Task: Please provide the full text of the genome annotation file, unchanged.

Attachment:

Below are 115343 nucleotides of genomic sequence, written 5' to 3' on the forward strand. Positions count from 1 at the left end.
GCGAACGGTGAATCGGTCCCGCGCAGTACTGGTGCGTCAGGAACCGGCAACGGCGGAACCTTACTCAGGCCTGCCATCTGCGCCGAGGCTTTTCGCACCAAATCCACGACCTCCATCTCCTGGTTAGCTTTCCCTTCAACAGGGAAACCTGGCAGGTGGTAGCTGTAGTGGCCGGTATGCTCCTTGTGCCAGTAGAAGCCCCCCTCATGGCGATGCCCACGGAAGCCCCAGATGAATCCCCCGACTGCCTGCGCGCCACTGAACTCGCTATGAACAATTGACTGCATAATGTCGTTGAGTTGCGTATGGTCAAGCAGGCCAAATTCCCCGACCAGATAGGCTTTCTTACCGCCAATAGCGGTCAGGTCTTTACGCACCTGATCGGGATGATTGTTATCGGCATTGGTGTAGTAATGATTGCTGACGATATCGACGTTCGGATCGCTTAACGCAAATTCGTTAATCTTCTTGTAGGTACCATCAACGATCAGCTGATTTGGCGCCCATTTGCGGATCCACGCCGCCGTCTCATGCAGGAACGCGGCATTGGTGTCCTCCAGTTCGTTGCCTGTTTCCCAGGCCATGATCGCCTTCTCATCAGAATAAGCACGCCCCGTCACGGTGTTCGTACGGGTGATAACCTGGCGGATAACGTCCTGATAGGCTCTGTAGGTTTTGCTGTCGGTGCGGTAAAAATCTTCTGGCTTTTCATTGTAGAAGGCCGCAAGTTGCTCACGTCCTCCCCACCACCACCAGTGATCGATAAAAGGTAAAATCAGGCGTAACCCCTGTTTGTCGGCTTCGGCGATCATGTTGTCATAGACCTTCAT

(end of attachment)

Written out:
Below are 115343 nucleotides of genomic sequence, written 5' to 3' on the forward strand. Positions count from 1 at the left end.
GCGAACGGTGAATCGGTCCCGCGCAGTACTGGTGCGTCAGGAACCGGCAACGGCGGAACCTTACTCAGGCCTGCCATCTGCGCCGAGGCTTTTCGCACCAAATCCACGACCTCCATCTCCTGGTTAGCTTTCCCTTCAACAGGGAAACCTGGCAGGTGGTAGCTGTAGTGGCCGGTATGCTCCTTGTGCCAGTAGAAGCCCCCCTCATGGCGATGCCCACGGAAGCCCCAGATGAATCCCCCGACTGCCTGCGCGCCACTGAACTCGCTATGAACAATTGACTGCATAATGTCGTTGAGTTGCGTATGGTCAAGCAGGCCAAATTCCCCGACCAGATAGGCTTTCTTACCGCCAATAGCGGTCAGGTCTTTACGCACCTGATCGGGATGATTGTTATCGGCATTGGTGTAGTAATGATTGCTGACGATATCGACGTTCGGATCGCTTAACGCAAATTCGTTAATCTTCTTGTAGGTACCATCAACGATCAGCTGATTTGGCGCCCATTTGCGGATCCACGCCGCCGTCTCATGCAGGAACGCGGCATTGGTGTCCTCCAGTTCGTTGCCTGTTTCCCAGGCCATGATCGCCTTCTCATCAGAATAAGCACGCCCCGTCACGGTGTTCGTACGGGTGATAACCTGGCGGATAACGTCCTGATAGGCTCTGTAGGTTTTGCTGTCGGTGCGGTAAAAATCTTCTGGCTTTTCATTGTAGAAGGCCGCAAGTTGCTCACGTCCTCCCCACCACCACCAGTGATCGATAAAAGGTAAAATCAGGCGTAACCCCTGTTTGTCGGCTTCGGCGATCATGTTGTCATAGACCTTCAT